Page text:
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The Independent Critic

Jad Abumrad, Dimitri Barnett, Evan Bolotsky
Vincent Liota
63 Mins.
Freestyle Digital Media

 Movie Review: Objects 
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How can you remember stuff without "stuff?" 

Vincent Liota's engaging feature documentary Objects explores the "stuff" of our lives, the objects we're connected to and the objects that that keep us tied to our memories, our pasts, and those events or benchmarks in our lives that elicit an emotional response. Focusing primarily on three individuals who have profound emotional connections to things they came upon rather accidentally, Objects explores how these things develop meaning and how that meaning can lead to us keeping objects, sometimes rather strange ones, for the rest of our lives. 

There's NPR correspondent and former Radiolab co-host Robert Krulwich, who's held onto a clump of grass for fifty years of his life. 

There's author Heidi Julavits, who has saved and preserved wardrobe from an obscure French actress from the 50s after the actress's life became an object of fascination and curiosity. 

Then, there's graphic designer Rick Rawlins, who has held on to multiple cherished objects including a sugar egg he received as a child that has stayed in his possession for four decades. 

These are the types of objects we're often told to let go of or to donate to charity. At times, we're told to simply throw it away. These are the types of objects that Marie Kondo would certainly challenge, though certainly Kondo herself has entered a more sentimental realm since she entered motherhood.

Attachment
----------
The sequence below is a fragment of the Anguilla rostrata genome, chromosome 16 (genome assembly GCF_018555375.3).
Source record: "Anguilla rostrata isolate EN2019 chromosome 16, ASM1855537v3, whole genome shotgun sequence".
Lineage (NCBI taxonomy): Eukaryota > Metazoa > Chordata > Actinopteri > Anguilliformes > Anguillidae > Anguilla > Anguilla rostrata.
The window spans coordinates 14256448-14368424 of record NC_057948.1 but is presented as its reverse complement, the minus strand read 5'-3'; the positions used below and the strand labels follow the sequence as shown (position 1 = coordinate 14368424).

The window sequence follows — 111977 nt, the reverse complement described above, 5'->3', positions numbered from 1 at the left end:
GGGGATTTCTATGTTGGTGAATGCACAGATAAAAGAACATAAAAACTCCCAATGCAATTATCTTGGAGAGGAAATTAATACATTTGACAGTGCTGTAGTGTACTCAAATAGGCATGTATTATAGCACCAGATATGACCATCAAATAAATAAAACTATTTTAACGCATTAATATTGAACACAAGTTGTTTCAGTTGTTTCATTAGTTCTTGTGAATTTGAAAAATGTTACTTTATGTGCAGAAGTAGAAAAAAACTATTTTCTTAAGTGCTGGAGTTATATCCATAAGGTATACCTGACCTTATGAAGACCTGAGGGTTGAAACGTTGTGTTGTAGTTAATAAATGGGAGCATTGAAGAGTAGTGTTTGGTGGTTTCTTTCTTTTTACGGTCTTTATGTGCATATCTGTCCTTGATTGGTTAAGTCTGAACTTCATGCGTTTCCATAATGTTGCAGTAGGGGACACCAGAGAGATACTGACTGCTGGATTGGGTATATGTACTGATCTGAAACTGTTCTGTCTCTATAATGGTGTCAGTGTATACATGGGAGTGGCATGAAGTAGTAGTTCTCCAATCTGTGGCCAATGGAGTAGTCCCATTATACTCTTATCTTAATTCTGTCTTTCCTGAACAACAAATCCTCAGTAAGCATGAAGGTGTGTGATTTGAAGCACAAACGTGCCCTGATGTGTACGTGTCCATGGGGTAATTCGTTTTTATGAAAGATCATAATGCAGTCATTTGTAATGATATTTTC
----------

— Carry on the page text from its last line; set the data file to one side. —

Hogwash, says Objects, a playful yet also serious rejection of the minimalist lifestyle movement. Instead of judging this desire to hold on to our objects, Objects goes deeper into it and examines our human desire to hold onto things when the world around us wants us to downsize or simplify or just plain let go. Ultimately, the film concludes that there's nothing inherently negative about holding on to our stuff because, at times, we're also holding on to our memories and our place in the world. 

After an extended and successful festival run, Objects has landed with indie distributor Freestyle Digital Media for a streaming release that makes it available to the wider audience that it deserves. After its world premiere just over three years ago at DOC NYC, Objects has screened at over a dozen fests including my hometown fest Heartland International Film Festival. 

Endearing and yet also intelligently conceived, Objects is a great view for fans of indie docs and anyone who enjoys films that explore all the eccentricities and unique qualities that make us all so richly human. You can check it out, and should, at all your usual streaming outlets. 

Written by Richard Propes
The Independent Critic